.Project 1 Aphanius killiefish :This Project is closed
The Aphanius project is a breeding programme sponsored by Calypso Research, a branch of The Calypso Organization. Its goal is to spawn and raise a range of endangered Aphanius killiefish species in captivity in aquaria; to standardise their breeding requirements in order that the project may be replicated, and to build up sufficient stocks for eventual re-release in to their original habitat where suitable locations still exist
This site is not intended as a repository of online data for Aphanius species, much of which is covered extremely well elsewhere. For data on individual species please follow the links on the Species List page and these will be updated and modified when new data becomes available
Project 2 ( Completed)
Synthetic Seawaters for Aquaria and
Laboratories. A Calypso Research Report. 1979
Primary researchers( 1968-1978) : G.H.Jennings,MBA J.B.Clark,B.Sc
ISBN: 0906301 00 9 2/1/78
Synthetic Seawater. Preface
It is very possible to prepare solutions that duplicate the properties of sea water. There may be problems encountered along the way because (a) the ions (salts) in which the elements occur in sea water may vary, (b) elements that occur in sea water in small amounts are present as contaminants in other compounds in quantities which may far exceed those that should be added, and (c) many of the salts which must be added in fairly large amounts are hygroscopic or contain water of crystallization and are difficult to weigh accurately. The latter difficulty may be partially avoided by the use of formula or recipes which take this into account.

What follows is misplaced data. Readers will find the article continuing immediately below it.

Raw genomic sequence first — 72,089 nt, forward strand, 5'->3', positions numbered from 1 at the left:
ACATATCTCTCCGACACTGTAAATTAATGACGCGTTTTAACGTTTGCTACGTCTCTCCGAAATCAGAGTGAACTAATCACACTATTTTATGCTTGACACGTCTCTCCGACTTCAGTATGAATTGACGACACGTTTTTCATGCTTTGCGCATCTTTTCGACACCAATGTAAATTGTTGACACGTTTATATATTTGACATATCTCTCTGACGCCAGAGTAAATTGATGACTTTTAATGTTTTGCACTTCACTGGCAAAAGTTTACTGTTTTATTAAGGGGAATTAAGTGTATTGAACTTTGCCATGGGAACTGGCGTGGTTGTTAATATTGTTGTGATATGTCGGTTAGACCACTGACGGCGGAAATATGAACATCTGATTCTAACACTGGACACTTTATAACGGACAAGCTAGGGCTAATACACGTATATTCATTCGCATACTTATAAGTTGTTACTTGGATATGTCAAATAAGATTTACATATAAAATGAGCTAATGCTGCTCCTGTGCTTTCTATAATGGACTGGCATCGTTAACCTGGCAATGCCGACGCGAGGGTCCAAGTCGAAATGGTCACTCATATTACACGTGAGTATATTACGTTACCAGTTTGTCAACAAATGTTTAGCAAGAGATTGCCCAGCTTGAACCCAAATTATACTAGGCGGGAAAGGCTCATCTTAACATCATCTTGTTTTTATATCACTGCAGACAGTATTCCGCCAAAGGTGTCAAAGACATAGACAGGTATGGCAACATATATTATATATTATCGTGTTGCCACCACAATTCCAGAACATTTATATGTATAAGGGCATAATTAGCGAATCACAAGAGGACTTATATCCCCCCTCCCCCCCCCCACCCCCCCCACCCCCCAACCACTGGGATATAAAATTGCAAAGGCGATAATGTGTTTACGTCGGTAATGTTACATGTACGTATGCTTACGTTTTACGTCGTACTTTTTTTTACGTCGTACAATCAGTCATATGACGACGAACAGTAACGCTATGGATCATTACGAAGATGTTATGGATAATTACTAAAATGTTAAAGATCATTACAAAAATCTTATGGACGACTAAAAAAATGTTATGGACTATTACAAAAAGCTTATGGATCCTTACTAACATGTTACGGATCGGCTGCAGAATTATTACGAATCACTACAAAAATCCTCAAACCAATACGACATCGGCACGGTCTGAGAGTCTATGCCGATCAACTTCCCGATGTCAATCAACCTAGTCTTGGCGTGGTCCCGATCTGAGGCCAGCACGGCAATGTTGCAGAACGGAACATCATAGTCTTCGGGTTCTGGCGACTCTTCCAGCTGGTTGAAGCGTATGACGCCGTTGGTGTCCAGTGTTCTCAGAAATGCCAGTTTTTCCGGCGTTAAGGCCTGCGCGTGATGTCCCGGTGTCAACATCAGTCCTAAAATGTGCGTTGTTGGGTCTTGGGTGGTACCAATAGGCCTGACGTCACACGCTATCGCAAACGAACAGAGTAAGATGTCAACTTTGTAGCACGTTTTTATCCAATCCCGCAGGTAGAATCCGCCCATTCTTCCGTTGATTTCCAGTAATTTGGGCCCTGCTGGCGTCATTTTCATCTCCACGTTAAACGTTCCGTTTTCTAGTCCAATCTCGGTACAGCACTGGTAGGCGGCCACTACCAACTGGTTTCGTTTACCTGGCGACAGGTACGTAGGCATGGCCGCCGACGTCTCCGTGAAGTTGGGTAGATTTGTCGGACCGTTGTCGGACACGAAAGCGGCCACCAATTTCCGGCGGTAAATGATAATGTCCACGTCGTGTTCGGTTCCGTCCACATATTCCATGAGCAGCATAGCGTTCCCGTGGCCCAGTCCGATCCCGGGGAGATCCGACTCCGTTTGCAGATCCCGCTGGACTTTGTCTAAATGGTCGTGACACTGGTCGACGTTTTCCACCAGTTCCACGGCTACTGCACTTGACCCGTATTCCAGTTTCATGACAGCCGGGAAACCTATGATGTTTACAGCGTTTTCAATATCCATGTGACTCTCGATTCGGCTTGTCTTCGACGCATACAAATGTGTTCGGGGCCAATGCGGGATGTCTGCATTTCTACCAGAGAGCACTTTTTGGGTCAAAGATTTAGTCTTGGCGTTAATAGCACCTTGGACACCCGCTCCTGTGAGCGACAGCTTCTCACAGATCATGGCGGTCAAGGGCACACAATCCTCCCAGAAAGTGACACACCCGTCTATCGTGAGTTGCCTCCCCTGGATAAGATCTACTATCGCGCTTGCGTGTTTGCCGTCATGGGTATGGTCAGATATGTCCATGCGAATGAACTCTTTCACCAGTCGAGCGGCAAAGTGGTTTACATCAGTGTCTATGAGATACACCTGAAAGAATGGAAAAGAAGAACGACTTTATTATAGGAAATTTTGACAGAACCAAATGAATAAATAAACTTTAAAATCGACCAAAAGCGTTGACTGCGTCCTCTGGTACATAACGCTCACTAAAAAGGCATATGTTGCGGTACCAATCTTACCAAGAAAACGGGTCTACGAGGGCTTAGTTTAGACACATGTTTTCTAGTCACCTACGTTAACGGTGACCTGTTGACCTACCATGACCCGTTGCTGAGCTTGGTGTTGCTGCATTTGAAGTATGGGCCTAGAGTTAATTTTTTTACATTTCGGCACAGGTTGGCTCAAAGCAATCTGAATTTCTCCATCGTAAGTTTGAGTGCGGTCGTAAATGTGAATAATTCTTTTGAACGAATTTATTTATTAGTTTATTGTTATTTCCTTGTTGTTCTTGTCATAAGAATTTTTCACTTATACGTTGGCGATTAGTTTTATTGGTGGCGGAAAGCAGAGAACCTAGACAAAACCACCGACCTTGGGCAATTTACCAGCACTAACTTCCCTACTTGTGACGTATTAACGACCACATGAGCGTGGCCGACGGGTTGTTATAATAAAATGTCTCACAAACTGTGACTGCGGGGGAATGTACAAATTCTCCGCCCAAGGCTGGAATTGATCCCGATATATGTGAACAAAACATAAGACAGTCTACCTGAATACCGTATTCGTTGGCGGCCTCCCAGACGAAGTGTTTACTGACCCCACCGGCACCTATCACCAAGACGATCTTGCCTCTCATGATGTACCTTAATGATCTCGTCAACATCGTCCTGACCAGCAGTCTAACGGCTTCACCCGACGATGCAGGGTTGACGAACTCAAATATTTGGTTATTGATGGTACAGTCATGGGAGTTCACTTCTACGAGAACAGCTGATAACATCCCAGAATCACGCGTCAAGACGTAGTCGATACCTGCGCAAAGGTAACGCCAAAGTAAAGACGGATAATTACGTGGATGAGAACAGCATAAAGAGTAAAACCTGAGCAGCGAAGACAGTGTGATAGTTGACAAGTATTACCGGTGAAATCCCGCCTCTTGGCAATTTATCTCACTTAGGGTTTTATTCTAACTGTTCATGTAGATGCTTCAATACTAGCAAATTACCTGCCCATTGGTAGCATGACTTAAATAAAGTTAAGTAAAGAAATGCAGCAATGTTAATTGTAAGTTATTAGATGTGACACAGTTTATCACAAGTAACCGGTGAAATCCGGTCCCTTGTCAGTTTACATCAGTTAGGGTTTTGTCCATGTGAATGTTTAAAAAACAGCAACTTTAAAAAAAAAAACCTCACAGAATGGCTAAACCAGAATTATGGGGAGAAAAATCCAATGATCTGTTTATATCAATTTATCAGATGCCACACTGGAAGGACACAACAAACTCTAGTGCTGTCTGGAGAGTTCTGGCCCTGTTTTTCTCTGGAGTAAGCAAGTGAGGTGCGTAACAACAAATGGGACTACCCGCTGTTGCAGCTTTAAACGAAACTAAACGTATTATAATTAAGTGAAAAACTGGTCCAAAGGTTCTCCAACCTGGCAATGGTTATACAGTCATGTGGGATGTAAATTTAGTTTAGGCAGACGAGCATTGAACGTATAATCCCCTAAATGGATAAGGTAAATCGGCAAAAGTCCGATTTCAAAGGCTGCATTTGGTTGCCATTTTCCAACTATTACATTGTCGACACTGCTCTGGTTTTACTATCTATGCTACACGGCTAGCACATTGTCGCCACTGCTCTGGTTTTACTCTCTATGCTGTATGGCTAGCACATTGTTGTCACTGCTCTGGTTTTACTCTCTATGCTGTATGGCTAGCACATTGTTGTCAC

Although it would be of great interest to prepare solutions duplicating all the physical and chemical properties of sea water, it is generally not essential. In studies of certain of the physical-chemical properties, it is sufficient to add to the solution only the more abundant ions. In other instances—for example, when chemical methods are to be standardized—only one element or ion need be accurately known and other ions only approximately. Furthermore, in experiments with marine plants the major elements may not have to be closely controlled, but it will generally be necessary to know the concentrations of the biologically essential elements that are normally present in small amounts. If possible, natural sea water should always be used in physical or biological studies, but in the latter case it is sometimes desirable to enrich the water with certain of the plant nutrients.
Synthetic Seawaters suggests formulae for preparing solutions both approximating the composition of natural sea water and exactly specifying a standard seawater and regional variations. They have been adjusted to a standard chlorinity. The formulae contains suggestions regarding the nitrogen, phosphorus, and silicon needed by marine plants. Additional elements may be necessary but care should be taken as these are probably always present as impurities. The formulae of Brujewicz (Subow, 1931) and of Lyman and FIeming (1940) contain only the major elements. The last-mentioned formula is fully discussed in the main text. All other formulae have been adjusted to a standard chlorinity . In all cases the reagents used should be of the highest quality; analysed for contaminants and, if necessary, purified.
Links to similar articles and data on synthetic seawater formulation and usage:
Seawater - Its Composition. Properties and Behaviour.
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